An Angel for Emily

            Legend

The Mulberry Tree

The Summerhouse

 

 
Return to Summerhouse
by Jude Deveraux
(Pocket, $7.99, PG) ISBN 14165-0973-9
****
Warning #1:  this book is not really a true romance.  It is more like a story of several romances seen from afar.  Warning #2: There is time travel, limited to one trip, but at times, over the top things happen there.  Warning # 3: This is the story of three women and yet, most of the time is spent on one woman’s time travel.  

Despite the previous warnings, Return to Summerhouse is a book that surprised me in a very pleasant way, so much so, that I am recommending it.

Jeanne Hightower is a therapist who uses a summerhouse in Maine to help several of her clients.  In Summerhouse, which I have not read, three women were helped.  This time three different women come to try to find their answers. 

Amy Hanford recently suffered a miscarriage of her baby girl.  She was devastated because she had assumed having this girl fit her destiny.  She had married her childhood sweetheart and they had two boys just like they were supposed to.  But the girl had eluded them.  Stephen, Amy’s husband, works at a job that was not his first choice, but one which provides for his family.  He is clearly a man who enjoys his family and Amy is the love of his life.  He guiltily signed her up for the three weeks at Jeanne’s house, hoping that she and these other women could help rid Amy of her melancholy. Amy reluctantly agreed.

Faith and Zoe are the other two women.  Faith looks older than she actually is, and is in need of self-confidence.  She had two really good friends growing up – sexy Ty and steady Eddie.  When it was time to marry, she rejected Ty and married Eddie, only to discover that Eddie had a heart problem that kept him from fully participating in life. Faith loved Eddie, but spent her life as much as his nurse as his wife.  Now that he has passed away, she is at loose ends and at times, has contemplated suicide.

Zoe is the youngest of the three women and her life has been a bit of a mess.  She wears Goth and has no memory of her life prior to being in a car accident.  She lost her memory, only to discover that her whole town hated her.  She also discovered a natural art talent that she has been using – traveling from home to home of people, mostly wealthy people, who will pay her to complete portraits and paintings they want.  This keeps her unattached but busy and keeps her from dwelling on why people dislike her.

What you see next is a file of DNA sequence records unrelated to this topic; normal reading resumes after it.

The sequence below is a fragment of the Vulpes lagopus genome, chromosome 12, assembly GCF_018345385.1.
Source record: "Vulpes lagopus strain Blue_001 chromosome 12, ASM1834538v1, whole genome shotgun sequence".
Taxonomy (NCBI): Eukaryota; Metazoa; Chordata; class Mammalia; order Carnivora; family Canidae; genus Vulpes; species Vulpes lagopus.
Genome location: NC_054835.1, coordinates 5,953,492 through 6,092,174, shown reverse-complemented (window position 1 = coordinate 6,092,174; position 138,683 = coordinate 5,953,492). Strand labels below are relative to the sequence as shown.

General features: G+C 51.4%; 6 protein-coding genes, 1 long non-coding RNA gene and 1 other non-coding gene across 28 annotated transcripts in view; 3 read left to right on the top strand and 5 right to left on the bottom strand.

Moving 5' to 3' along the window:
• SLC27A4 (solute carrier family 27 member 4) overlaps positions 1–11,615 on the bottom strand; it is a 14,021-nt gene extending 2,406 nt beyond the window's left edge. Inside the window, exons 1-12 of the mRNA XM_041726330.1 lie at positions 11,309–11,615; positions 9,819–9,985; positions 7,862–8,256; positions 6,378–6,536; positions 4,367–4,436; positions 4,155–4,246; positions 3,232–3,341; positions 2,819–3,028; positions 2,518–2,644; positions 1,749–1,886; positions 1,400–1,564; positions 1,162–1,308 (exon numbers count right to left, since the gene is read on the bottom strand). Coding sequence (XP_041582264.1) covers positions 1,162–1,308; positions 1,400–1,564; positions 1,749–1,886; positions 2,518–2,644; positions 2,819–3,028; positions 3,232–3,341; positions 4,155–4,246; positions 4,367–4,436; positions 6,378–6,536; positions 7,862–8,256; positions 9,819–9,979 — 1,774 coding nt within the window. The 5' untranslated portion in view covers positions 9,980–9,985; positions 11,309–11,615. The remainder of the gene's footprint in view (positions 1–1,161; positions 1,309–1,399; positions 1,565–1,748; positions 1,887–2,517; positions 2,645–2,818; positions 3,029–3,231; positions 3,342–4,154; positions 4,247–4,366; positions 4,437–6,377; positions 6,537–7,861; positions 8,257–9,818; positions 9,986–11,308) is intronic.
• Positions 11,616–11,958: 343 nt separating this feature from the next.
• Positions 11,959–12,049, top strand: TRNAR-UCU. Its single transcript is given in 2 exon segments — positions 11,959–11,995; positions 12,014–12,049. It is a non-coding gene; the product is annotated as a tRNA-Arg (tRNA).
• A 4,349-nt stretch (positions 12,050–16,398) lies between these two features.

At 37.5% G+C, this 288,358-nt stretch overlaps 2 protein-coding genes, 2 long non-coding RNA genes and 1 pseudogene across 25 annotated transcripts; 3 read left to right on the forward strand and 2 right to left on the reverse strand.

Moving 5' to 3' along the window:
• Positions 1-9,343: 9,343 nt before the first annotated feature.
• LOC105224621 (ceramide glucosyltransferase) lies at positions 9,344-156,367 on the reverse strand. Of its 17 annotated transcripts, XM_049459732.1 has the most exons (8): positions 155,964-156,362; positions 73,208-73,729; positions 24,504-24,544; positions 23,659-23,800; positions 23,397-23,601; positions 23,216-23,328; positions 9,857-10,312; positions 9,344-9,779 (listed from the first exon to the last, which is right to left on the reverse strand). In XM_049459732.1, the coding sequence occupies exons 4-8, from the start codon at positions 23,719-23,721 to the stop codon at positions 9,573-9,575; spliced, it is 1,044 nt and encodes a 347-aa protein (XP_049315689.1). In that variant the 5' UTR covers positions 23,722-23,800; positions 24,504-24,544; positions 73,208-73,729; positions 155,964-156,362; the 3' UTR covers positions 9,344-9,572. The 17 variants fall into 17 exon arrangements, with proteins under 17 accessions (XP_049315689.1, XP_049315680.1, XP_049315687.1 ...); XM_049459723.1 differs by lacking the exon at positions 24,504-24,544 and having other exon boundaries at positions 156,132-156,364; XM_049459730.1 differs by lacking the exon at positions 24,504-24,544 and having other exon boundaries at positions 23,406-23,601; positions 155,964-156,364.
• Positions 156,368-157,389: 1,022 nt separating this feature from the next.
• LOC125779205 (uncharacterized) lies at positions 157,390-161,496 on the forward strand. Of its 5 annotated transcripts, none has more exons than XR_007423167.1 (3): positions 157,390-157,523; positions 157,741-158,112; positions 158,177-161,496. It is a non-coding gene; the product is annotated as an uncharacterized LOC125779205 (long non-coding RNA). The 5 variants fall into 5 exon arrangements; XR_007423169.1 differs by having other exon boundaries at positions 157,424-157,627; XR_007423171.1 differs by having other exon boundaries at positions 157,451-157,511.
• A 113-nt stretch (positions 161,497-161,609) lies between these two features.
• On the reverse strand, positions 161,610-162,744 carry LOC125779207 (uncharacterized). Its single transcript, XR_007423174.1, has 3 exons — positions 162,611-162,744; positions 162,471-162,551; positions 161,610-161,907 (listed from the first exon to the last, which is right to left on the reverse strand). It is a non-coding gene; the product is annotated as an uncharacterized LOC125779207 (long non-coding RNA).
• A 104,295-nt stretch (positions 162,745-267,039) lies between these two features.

Also in Maine, helping the women who come to the Summerhouse are Zoya and Primrose.  They help the women travel into their past to change whatever they want in order to improve their lives. Amy has had several weird dreams of a man from the eighteenth century England who is stabbed with a knife in his bed. She doesn’t know why, but she discovers a book that shows that he is an ancestor of Stephen’s and she is convinced that she must keep him from being murdered. Tristan is his name and he lives on an estate with a dying uncle and younger sister Beth. The three women go back in time to three weeks prior to Tristan’s death.    What they discover there is going to change all three of their lives in different ways.  Amy realizes that she loves Tristan and yet, she knows she is still married to Stephen and has two adoring children. Zoe meets an artist and falls hard for him. Faith realizes that she has healing knowledge and is determined to help those in need. She also discovers a secret that will impact her future (and her past).

Knowing that these women are in the wrong century, their story is really more about self-discovery rather than romance. They travel to England over 100 years before, yet, they retain their modern thinking and they really don’t hide their differences. This did not ring true if held up to a lot of scrutiny. Zoya tells the women that each will get a chance to go back in time, yet the only one we live through is Amy’s trip, where she also takes Zoe and Faith. The other two travel independently and their adventures are recounted rather quickly in the past tense as the story comes to a close.

I highly enjoyed this story. It maintained my interest, even as I thought about some of the incongruities.  Return to Summerhouse is a good beach story.  It flows well and will keep you turning the pages, leaving the reader satisfied in the end.   

--Shirley Lyons


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